December is the booziest month of the year, as Canadians increase their alcohol intake by about 35 per cent. That’s a lot of eggnog.
That puts us even higher than the Italians, who drink about 30 per cent more than their monthly average in December, according to figures from a British think tank. At least we’re still behind the Britons, who tip their glasses 41 per cent more often.
It’s expected that moderation will give way to indulgence during the holidays. Who doesn’t spend a bit too much money, eat a few too many desserts and drink a tad too much wine? But there is a segment of the population, medical researchers warn, that might want to go easy on the Christmas spirits.
Drinking among the elderly has become a significant problem. Some doctors believe it’s more than a problem, calling it a “silent epidemic.” There are many theories why people begin drinking heavily later in life. They may be depressed, grieving the deaths of loved ones or suffering physical pain. Some drink because they are lonely. This social isolation is also why the problem goes largely unnoticed.
Alcohol abuse is easy to hide if you have limited interaction with other people. If you no longer work, there is no boss to notice slipping performance and erratic behaviour at the office. If you no longer drive, there is no car for police officers to spot oscillating about the yellow line on the road back from the pub. If your spouse has died and your children live far away, there is no one to recognize that the collection of empty bottles on your kitchen counter has become alarmingly extensive.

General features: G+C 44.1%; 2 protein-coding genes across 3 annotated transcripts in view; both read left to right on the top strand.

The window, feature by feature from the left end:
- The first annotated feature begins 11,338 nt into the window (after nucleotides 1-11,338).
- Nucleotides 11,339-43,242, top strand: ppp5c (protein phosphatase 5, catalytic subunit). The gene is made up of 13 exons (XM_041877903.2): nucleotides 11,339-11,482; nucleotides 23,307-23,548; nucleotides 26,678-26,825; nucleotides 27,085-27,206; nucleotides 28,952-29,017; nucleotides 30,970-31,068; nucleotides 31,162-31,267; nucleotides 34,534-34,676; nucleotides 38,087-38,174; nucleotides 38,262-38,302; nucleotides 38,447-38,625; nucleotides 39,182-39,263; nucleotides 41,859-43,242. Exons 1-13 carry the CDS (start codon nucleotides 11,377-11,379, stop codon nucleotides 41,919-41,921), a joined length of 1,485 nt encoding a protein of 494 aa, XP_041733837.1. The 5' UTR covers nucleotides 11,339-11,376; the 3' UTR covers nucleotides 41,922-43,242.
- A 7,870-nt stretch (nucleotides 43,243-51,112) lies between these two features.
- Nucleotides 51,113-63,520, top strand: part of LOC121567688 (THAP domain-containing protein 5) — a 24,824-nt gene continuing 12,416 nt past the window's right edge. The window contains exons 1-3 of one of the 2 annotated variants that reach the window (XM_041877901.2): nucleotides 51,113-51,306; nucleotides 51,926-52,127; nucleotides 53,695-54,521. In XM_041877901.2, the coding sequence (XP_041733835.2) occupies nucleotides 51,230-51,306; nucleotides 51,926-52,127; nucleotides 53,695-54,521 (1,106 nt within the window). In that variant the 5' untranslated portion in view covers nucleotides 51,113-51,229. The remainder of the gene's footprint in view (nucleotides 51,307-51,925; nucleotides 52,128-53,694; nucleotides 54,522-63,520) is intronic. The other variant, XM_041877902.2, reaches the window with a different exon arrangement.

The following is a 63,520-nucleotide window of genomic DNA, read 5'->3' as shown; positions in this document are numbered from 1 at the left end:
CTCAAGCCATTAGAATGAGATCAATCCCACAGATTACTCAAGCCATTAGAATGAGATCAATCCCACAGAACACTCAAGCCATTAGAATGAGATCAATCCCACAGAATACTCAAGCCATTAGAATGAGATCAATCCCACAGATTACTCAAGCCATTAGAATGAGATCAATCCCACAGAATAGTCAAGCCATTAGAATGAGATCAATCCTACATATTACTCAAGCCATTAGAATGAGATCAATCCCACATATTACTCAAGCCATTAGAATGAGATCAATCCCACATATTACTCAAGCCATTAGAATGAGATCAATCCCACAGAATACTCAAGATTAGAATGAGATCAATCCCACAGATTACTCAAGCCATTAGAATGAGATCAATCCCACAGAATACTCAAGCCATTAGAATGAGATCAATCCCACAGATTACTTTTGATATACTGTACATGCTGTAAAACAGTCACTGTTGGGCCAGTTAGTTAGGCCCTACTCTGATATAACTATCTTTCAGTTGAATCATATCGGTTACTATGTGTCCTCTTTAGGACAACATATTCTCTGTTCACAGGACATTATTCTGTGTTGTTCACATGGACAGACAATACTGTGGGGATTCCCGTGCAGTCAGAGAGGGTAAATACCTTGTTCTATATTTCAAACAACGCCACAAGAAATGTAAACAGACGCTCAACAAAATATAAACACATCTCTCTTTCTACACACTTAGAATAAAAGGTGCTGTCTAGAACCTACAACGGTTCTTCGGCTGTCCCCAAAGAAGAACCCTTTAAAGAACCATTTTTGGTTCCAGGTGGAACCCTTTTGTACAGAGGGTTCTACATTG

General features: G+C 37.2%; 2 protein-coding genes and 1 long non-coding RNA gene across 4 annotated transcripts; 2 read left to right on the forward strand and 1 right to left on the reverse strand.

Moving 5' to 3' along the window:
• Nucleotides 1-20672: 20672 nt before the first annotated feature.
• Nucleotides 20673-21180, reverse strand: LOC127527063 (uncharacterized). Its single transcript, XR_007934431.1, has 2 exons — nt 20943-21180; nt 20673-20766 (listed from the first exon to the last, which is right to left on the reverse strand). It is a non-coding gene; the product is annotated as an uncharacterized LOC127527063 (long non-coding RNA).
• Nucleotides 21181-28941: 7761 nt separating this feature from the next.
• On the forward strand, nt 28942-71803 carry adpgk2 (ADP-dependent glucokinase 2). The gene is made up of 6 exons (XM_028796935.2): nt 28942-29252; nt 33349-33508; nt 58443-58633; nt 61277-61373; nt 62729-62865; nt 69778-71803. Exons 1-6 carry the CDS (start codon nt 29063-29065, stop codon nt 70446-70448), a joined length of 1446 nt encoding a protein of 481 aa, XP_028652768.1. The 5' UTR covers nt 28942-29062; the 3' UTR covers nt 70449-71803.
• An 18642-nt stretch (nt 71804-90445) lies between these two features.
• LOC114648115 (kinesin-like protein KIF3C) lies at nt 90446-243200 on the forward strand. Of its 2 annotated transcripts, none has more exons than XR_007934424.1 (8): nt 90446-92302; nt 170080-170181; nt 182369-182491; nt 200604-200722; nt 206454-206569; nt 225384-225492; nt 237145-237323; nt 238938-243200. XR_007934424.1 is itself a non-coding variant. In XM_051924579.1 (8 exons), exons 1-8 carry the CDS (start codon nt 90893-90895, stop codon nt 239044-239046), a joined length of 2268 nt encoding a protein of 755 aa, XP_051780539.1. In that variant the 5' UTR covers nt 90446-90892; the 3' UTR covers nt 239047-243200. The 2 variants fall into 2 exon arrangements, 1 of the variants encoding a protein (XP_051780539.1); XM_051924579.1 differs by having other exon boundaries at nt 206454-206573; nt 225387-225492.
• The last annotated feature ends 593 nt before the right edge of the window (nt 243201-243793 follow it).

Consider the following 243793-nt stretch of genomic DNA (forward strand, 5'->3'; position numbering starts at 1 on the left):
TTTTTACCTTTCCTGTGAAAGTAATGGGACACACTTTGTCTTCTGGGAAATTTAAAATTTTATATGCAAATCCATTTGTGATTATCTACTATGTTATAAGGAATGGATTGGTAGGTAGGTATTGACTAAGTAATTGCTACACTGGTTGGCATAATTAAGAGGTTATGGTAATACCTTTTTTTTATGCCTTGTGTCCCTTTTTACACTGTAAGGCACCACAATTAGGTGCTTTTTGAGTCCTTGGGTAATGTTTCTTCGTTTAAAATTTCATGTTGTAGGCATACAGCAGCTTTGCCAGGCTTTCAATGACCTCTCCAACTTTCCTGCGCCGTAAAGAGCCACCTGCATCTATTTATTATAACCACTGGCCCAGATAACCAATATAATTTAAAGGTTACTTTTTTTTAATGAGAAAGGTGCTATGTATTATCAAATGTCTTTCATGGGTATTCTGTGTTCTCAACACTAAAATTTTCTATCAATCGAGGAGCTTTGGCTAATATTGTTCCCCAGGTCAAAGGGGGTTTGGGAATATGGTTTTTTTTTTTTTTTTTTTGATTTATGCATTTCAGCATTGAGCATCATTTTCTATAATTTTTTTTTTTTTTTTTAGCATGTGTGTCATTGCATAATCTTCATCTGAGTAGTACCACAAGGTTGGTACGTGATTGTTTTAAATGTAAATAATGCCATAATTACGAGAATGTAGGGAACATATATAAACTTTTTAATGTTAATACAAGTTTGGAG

Unfortunately, the people best positioned to detect the problem — doctors — often ignore it, too. Professional bodies such as the American Medical Association have implored physicians to ask elderly patients about their drinking habits. Yet few do. Many doctors assume seniors are non-drinkers, are too embarrassed to ask questions about alcohol (doing so could appear disrespectful), or avoid detecting the problem because they don’t know how to treat it.
Alcohol abuse among the elderly is going to become an even greater problem as baby boomers, who drink more than previous generations, move into their retirement years. Although studies suggest that moderate alcohol consumption has some health benefits, such as a reduced risk of acquiring a cardiovascular disease or diabetes, there are age-related risks to drinking even small amounts.
As we age, our bodies become less tolerant of alcohol and the stuff lingers in our bloodstream longer. People aged 65 and older are also on more medications than ever before, and alcohol can react with certain drugs and cause other complications.
That doesn’t mean older people can’t enjoy a nip. It just means they should be aware that a moderate amount of alcohol for a 70-year-old is not the same as that for a 40-year-old — something best learned before a tumble down stairs.
For seniors with drinking problems, the good news is that treatment is effective regardless of age. Aging societies like Canada need to be sensitive to age-related health hazards, and, sadly, alcohol abuse could be one of them.
source: Ottawa Citizen